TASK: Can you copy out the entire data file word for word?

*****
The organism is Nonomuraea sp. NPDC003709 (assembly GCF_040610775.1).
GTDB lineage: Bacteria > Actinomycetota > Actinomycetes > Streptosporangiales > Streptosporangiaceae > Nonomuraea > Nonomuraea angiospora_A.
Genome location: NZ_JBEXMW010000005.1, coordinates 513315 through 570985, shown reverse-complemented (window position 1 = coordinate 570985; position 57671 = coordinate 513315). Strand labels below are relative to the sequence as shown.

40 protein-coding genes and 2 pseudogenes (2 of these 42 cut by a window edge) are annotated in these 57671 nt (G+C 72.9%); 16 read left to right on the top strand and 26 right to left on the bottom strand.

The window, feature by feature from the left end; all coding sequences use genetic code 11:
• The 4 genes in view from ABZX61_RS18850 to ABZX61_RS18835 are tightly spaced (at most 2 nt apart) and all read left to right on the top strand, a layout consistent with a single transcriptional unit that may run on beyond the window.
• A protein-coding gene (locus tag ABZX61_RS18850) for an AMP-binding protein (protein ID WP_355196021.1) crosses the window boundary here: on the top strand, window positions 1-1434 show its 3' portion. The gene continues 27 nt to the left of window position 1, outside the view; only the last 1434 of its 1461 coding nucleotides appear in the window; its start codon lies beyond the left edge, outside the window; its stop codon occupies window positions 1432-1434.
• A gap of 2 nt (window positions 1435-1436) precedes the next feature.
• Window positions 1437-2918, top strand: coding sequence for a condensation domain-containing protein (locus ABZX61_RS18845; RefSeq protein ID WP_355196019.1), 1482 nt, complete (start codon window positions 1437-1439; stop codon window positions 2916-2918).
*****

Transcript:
The organism is Nonomuraea sp. NPDC003709 (assembly GCF_040610775.1).
GTDB lineage: Bacteria > Actinomycetota > Actinomycetes > Streptosporangiales > Streptosporangiaceae > Nonomuraea > Nonomuraea angiospora_A.
Genome location: NZ_JBEXMW010000005.1, coordinates 513315 through 570985, shown reverse-complemented (window position 1 = coordinate 570985; position 57671 = coordinate 513315). Strand labels below are relative to the sequence as shown.

40 protein-coding genes and 2 pseudogenes (2 of these 42 cut by a window edge) are annotated in these 57671 nt (G+C 72.9%); 16 read left to right on the top strand and 26 right to left on the bottom strand.

The window, feature by feature from the left end; all coding sequences use genetic code 11:
• The 4 genes in view from ABZX61_RS18850 to ABZX61_RS18835 are tightly spaced (at most 2 nt apart) and all read left to right on the top strand, a layout consistent with a single transcriptional unit that may run on beyond the window.
• A protein-coding gene (locus tag ABZX61_RS18850) for an AMP-binding protein (protein ID WP_355196021.1) crosses the window boundary here: on the top strand, window positions 1-1434 show its 3' portion. The gene continues 27 nt to the left of window position 1, outside the view; only the last 1434 of its 1461 coding nucleotides appear in the window; its start codon lies beyond the left edge, outside the window; its stop codon occupies window positions 1432-1434.
• A gap of 2 nt (window positions 1435-1436) precedes the next feature.
• Window positions 1437-2918, top strand: coding sequence for a condensation domain-containing protein (locus ABZX61_RS18845; RefSeq protein ID WP_355196019.1), 1482 nt, complete (start codon window positions 1437-1439; stop codon window positions 2916-2918).